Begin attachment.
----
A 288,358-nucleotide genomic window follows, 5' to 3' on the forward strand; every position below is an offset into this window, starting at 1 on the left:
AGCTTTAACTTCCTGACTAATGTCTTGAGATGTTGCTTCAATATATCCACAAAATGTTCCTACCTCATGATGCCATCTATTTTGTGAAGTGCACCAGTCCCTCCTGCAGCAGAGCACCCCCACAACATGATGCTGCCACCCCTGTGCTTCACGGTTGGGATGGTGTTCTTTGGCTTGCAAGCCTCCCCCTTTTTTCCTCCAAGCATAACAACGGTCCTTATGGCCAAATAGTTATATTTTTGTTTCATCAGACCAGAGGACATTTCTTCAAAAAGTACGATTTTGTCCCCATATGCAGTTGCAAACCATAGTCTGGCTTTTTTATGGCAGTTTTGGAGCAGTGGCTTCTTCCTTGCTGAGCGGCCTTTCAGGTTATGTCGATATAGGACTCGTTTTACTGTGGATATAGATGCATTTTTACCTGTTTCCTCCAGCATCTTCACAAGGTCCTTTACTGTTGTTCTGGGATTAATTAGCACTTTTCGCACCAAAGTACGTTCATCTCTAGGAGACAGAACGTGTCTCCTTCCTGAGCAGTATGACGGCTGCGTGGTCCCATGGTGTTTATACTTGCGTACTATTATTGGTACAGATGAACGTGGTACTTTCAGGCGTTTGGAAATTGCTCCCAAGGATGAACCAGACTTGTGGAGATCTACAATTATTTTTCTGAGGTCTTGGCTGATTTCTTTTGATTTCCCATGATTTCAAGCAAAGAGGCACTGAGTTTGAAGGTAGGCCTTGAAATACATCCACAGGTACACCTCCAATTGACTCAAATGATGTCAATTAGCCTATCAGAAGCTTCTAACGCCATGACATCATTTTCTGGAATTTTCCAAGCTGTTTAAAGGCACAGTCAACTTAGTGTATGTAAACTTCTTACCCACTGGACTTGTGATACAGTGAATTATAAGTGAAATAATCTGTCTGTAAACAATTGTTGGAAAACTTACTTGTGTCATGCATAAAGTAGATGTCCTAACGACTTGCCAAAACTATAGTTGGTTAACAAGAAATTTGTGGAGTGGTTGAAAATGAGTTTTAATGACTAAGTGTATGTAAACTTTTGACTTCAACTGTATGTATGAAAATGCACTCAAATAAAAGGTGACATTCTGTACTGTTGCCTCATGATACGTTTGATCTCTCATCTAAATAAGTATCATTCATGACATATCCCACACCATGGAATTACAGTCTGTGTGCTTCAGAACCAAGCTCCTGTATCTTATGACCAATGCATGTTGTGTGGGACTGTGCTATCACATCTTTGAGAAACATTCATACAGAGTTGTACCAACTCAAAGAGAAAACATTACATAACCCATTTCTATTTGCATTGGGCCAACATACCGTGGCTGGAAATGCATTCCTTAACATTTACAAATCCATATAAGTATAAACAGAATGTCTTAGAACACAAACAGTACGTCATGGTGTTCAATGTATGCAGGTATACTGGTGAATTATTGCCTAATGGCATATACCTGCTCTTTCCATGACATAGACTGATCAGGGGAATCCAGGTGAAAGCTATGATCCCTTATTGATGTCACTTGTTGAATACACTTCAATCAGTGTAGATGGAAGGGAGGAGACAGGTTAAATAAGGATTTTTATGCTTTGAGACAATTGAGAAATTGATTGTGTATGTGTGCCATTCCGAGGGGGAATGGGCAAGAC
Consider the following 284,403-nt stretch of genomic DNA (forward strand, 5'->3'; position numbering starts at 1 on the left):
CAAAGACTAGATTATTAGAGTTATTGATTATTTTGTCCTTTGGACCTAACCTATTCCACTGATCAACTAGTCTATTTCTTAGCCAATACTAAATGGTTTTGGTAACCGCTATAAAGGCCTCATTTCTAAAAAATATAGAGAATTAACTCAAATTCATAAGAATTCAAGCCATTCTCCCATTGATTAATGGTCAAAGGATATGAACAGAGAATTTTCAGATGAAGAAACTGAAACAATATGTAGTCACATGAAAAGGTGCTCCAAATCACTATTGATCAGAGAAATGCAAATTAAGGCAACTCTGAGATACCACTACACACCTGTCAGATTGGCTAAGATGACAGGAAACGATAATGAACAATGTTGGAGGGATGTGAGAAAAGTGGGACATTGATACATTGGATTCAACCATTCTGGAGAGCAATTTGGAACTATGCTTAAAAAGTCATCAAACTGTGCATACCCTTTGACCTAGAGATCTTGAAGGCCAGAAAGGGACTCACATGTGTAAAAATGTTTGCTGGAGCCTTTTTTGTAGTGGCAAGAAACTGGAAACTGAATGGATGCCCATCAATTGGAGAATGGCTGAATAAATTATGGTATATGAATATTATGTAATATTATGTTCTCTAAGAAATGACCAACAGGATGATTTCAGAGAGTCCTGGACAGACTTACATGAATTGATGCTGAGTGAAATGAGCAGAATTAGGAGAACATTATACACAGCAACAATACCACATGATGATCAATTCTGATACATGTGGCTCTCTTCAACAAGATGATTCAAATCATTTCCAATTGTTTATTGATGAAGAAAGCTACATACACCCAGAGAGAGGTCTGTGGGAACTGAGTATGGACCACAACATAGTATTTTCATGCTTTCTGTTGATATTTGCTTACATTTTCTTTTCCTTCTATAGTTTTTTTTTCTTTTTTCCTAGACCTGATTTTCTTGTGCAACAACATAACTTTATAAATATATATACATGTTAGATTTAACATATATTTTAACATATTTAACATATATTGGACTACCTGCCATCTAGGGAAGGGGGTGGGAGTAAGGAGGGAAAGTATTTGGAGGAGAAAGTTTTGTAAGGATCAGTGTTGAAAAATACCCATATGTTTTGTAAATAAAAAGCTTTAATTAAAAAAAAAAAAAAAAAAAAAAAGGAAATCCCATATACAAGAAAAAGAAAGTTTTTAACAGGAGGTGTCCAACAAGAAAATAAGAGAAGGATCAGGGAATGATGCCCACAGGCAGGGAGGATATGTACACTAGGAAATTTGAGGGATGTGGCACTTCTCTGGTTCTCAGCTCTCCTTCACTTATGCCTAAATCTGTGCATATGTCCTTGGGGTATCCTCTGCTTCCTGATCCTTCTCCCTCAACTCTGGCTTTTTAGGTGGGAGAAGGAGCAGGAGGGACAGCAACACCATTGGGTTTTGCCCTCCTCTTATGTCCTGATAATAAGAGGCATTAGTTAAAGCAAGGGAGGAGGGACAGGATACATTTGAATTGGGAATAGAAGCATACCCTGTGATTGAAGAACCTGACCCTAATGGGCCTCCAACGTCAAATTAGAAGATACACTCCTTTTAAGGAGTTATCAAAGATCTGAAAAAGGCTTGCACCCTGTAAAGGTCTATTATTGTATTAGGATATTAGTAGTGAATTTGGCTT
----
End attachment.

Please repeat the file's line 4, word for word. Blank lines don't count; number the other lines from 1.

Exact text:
CAAAGACTAGATTATTAGAGTTATTGATTATTTTGTCCTTTGGACCTAACCTATTCCACTGATCAACTAGTCTATTTCTTAGCCAATACTAAATGGTTTTGGTAACCGCTATAAAGGCCTCATTTCTAAAAAATATAGAGAATTAACTCAAATTCATAAGAATTCAAGCCATTCTCCCATTGATTAATGGTCAAAGGATATGAACAGAGAATTTTCAGATGAAGAAACTGAAACAATATGTAGTCACATGAAAAGGTGCTCCAAATCACTATTGATCAGAGAAATGCAAATTAAGGCAACTCTGAGATACCACTACACACCTGTCAGATTGGCTAAGATGACAGGAAACGATAATGAACAATGTTGGAGGGATGTGAGAAAAGTGGGACATTGATACATTGGATTCAACCATTCTGGAGAGCAATTTGGAACTATGCTTAAAAAGTCATCAAACTGTGCATACCCTTTGACCTAGAGATCTTGAAGGCCAGAAAGGGACTCACATGTGTAAAAATGTTTGCTGGAGCCTTTTTTGTAGTGGCAAGAAACTGGAAACTGAATGGATGCCCATCAATTGGAGAATGGCTGAATAAATTATGGTATATGAATATTATGTAATATTATGTTCTCTAAGAAATGACCAACAGGATGATTTCAGAGAGTCCTGGACAGACTTACATGAATTGATGCTGAGTGAAATGAGCAGAATTAGGAGAACATTATACACAGCAACAATACCACATGATGATCAATTCTGATACATGTGGCTCTCTTCAACAAGATGATTCAAATCATTTCCAATTGTTTATTGATGAAGAAAGCTACATACACCCAGAGAGAGGTCTGTGGGAACTGAGTATGGACCACAACATAGTATTTTCATGCTTTCTGTTGATATTTGCTTACATTTTCTTTTCCTTCTATAGTTTTTTTTTCTTTTTTCCTAGACCTGATTTTCTTGTGCAACAACATAACTTTATAAATATATATACATGTTAGATTTAACATATATTTTAACATATTTAACATATATTGGACTACCTGCCATCTAGGGAAGGGGGTGGGAGTAAGGAGGGAAAGTATTTGGAGGAGAAAGTTTTGTAAGGATCAGTGTTGAAAAATACCCATATGTTTTGTAAATAAAAAGCTTTAATTAAAAAAAAAAAAAAAAAAAAAAAGGAAATCCCATATACAAGAAAAAGAAAGTTTTTAACAGGAGGTGTCCAACAAGAAAATAAGAGAAGGATCAGGGAATGATGCCCACAGGCAGGGAGGATATGTACACTAGGAAATTTGAGGGATGTGGCACTTCTCTGGTTCTCAGCTCTCCTTCACTTATGCCTAAATCTGTGCATATGTCCTTGGGGTATCCTCTGCTTCCTGATCCTTCTCCCTCAACTCTGGCTTTTTAGGTGGGAGAAGGAGCAGGAGGGACAGCAACACCATTGGGTTTTGCCCTCCTCTTATGTCCTGATAATAAGAGGCATTAGTTAAAGCAAGGGAGGAGGGACAGGATACATTTGAATTGGGAATAGAAGCATACCCTGTGATTGAAGAACCTGACCCTAATGGGCCTCCAACGTCAAATTAGAAGATACACTCCTTTTAAGGAGTTATCAAAGATCTGAAAAAGGCTTGCACCCTGTAAAGGTCTATTATTGTATTAGGATATTAGTAGTGAATTTGGCTT